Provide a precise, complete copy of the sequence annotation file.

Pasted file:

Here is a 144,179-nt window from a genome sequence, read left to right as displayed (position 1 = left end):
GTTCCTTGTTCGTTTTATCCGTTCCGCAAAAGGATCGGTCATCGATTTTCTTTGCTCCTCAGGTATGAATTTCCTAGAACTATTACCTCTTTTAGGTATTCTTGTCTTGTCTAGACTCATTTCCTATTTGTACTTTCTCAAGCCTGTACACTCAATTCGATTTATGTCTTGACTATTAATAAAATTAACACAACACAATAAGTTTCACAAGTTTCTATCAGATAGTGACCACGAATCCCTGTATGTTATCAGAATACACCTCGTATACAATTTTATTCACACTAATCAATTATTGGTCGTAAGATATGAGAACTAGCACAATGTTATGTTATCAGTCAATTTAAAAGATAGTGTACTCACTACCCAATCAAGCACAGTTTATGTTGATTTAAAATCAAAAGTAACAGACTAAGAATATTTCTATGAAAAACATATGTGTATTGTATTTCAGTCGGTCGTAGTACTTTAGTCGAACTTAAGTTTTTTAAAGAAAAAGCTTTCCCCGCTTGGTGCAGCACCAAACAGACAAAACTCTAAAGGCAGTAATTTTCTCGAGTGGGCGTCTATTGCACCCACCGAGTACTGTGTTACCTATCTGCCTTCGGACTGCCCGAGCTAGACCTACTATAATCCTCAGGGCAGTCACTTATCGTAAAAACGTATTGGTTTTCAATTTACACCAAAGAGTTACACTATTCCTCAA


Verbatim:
Here is a 144,179-nt window from a genome sequence, read left to right as displayed (position 1 = left end):
GTTCCTTGTTCGTTTTATCCGTTCCGCAAAAGGATCGGTCATCGATTTTCTTTGCTCCTCAGGTATGAATTTCCTAGAACTATTACCTCTTTTAGGTATTCTTGTCTTGTCTAGACTCATTTCCTATTTGTACTTTCTCAAGCCTGTACACTCAATTCGATTTATGTCTTGACTATTAATAAAATTAACACAACACAATAAGTTTCACAAGTTTCTATCAGATAGTGACCACGAATCCCTGTATGTTATCAGAATACACCTCGTATACAATTTTATTCACACTAATCAATTATTGGTCGTAAGATATGAGAACTAGCACAATGTTATGTTATCAGTCAATTTAAAAGATAGTGTACTCACTACCCAATCAAGCACAGTTTATGTTGATTTAAAATCAAAAGTAACAGACTAAGAATATTTCTATGAAAAACATATGTGTATTGTATTTCAGTCGGTCGTAGTACTTTAGTCGAACTTAAGTTTTTTAAAGAAAAAGCTTTCCCCGCTTGGTGCAGCACCAAACAGACAAAACTCTAAAGGCAGTAATTTTCTCGAGTGGGCGTCTATTGCACCCACCGAGTACTGTGTTACCTATCTGCCTTCGGACTGCCCGAGCTAGACCTACTATAATCCTCAGGGCAGTCACTTATCGTAAAAACGTATTGGTTTTCAATTTACACCAAAGAGTTACACTATTCCTCAA